Nope, sorry- Creepshow 3 will not be a reunion for horror maestros George Romero and Stephen King. In fact, they've got nothing to do with this effort. The duo behind this is Ana Clavell and James Dudelson, the pair who brought us Horror 101, Horror 102, and Day of the Dead 2: Contagium. I've yet to see that last one yet, but I must admit, it takes a primo pair of gold-plated balls to hop on Romero's back like a pair of little monkeys as they did. I have seen H-101 and H-102, and I must say- my hopes for Creepshow 3 are quite low. Damn those cheap DVD 2-packs straight to hell!
Back during the Shocktober! marathon, I talked a bit about my love for horror anthology flicks. It's because of this (and plain ol' curiosity) that I'm sure I'll check out Creepshow 3. But like I said, for once I'm not getting my hopes up- though I'll try to view it with an open mind, and maybe I'll be pleasantly surprised.
Creepshow has a place in just about every horror fan's heart. Writer Stephen King and director George Romero absolutely nailed the look and vibe they were going for: that of William Gaines's EC Comics of the 1950s. In fact, there's a fantastic original comic book companion to the film, written by Stephen King with art by the amazing Bernie Wrightson.
The movie isn't particularly scary (although soggy, bloated, zombified Ted Danson and Gaylen Ross from Something to Tide You Over really got to me), and hell, maybe it isn't even particularly good. I have no idea, and I can't really be impartial about it. I was 10 when it first appeared, and to a 10-year-old Stacie, that movie was pure fucking gold. I'm a little embarrassed to admit that I've seen it so many times I practically have it memorized. I loved it when the mean dad (Tom Atkins) got his at the end of the wraparound story; I loved it when Nate Grantham clawed his way out of the grave in Father's Day; the cockroaches in They're Creeping Up on You grossed me out majorly, and I always laughed when Jordy Verrill yelled "Oh no! Not there!" when he first caught a glimpse of his newly weed-covered wang. But for me, the absolute highlight of the film: Adrienne Barbeau as the obnoxious Billie in The Crate. I already knew and loved her from The Fog and Escape From New York (and yes, from Maude as well), but here she's at her crankiest, her most foul-mouthed, campy over-acting best. Absolutely perfect.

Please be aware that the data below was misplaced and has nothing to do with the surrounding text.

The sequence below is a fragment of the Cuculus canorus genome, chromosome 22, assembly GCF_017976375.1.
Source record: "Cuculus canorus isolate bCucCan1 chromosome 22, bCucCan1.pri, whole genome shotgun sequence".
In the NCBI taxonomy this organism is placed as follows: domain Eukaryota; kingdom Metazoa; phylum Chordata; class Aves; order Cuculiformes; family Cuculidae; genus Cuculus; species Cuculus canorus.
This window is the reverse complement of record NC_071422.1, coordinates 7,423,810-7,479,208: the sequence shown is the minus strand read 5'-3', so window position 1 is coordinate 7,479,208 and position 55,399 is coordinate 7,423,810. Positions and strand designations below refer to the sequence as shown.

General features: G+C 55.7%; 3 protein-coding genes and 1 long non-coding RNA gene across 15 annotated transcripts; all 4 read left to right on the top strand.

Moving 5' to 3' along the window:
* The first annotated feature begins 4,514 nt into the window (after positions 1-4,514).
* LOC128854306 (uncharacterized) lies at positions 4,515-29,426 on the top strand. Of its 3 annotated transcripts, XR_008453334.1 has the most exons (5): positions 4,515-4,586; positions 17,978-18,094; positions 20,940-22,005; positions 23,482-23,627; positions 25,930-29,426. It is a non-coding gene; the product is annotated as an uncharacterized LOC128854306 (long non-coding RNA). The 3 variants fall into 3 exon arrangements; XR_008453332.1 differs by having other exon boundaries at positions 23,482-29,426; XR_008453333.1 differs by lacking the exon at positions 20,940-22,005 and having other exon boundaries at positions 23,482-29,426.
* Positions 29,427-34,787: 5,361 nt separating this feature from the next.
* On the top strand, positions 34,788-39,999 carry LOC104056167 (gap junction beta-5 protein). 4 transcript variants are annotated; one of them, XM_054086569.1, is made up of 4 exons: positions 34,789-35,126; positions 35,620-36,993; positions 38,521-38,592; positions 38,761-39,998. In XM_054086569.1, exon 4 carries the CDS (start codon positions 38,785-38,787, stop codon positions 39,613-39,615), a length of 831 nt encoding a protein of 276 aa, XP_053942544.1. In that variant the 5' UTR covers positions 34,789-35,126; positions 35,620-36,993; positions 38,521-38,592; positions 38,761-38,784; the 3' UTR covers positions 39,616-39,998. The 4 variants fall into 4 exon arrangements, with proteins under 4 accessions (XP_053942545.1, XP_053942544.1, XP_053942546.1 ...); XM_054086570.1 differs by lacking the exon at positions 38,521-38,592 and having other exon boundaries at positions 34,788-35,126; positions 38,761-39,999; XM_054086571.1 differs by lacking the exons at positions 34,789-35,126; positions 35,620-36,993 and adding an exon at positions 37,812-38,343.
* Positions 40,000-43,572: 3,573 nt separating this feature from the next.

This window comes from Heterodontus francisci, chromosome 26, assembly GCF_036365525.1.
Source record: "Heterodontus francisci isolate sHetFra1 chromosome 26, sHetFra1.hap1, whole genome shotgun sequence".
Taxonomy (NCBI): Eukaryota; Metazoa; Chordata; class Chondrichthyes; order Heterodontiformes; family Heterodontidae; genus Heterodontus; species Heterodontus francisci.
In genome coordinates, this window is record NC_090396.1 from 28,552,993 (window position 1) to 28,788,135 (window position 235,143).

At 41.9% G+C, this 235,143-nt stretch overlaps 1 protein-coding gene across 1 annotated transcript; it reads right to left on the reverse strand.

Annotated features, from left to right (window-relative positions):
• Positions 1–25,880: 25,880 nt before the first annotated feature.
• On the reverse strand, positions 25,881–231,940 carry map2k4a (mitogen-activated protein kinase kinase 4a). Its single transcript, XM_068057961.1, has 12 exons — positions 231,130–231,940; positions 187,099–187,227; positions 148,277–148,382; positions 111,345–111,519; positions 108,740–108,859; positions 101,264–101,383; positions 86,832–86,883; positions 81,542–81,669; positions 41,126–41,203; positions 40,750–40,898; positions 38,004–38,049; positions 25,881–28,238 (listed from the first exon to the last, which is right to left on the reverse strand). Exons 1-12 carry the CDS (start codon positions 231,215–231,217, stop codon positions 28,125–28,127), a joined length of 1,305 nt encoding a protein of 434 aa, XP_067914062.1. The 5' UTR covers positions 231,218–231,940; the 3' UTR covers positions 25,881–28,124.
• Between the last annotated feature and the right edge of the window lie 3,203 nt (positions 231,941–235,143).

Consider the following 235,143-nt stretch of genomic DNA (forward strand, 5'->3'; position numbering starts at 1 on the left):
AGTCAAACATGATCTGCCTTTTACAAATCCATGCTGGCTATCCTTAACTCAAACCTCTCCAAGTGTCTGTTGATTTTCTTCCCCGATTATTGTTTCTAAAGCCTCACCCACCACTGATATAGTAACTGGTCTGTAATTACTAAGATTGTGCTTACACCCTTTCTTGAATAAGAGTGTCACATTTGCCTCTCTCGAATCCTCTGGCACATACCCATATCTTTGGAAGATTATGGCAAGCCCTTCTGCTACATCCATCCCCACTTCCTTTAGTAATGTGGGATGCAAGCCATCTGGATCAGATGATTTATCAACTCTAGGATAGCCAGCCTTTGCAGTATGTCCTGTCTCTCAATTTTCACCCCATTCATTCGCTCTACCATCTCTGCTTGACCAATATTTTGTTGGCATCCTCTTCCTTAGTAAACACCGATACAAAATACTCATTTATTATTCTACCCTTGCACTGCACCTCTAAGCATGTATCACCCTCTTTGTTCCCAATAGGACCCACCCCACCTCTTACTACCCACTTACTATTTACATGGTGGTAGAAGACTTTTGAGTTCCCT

In 1987, Romero and King teamed up once again to write the screenplay for Creepshow 2, while directing duties went to Michael Gornick. There's no doubt that movie, trimmed from 5 stories to 3, isn't as strong as its predecessor. It's missing that comic-book vibe of the first, and so it feels just like any other run-of-the-mill horror anthology: meaning, fun to watch, some bits better than others, but ultimately just... sort of... there. While most people will claim The Hitchhiker- with its famous "Thanks for the ride, lady!"- as their favorite story, the story that's really stuck with me all this time is The Raft. It's certainly the most frightening of the three stories- I mean, who isn't afraid of carniverous goo? And you know the downer of an ending rocks. I wish Clavell and Dudelson all the luck in the world with this effort, I really do. If they do their job right, we all win- and I do love an anthology flick. If they dip into Romero's well yet again and come up dry, though, they may have to hop onto Uwe Boll's back next time.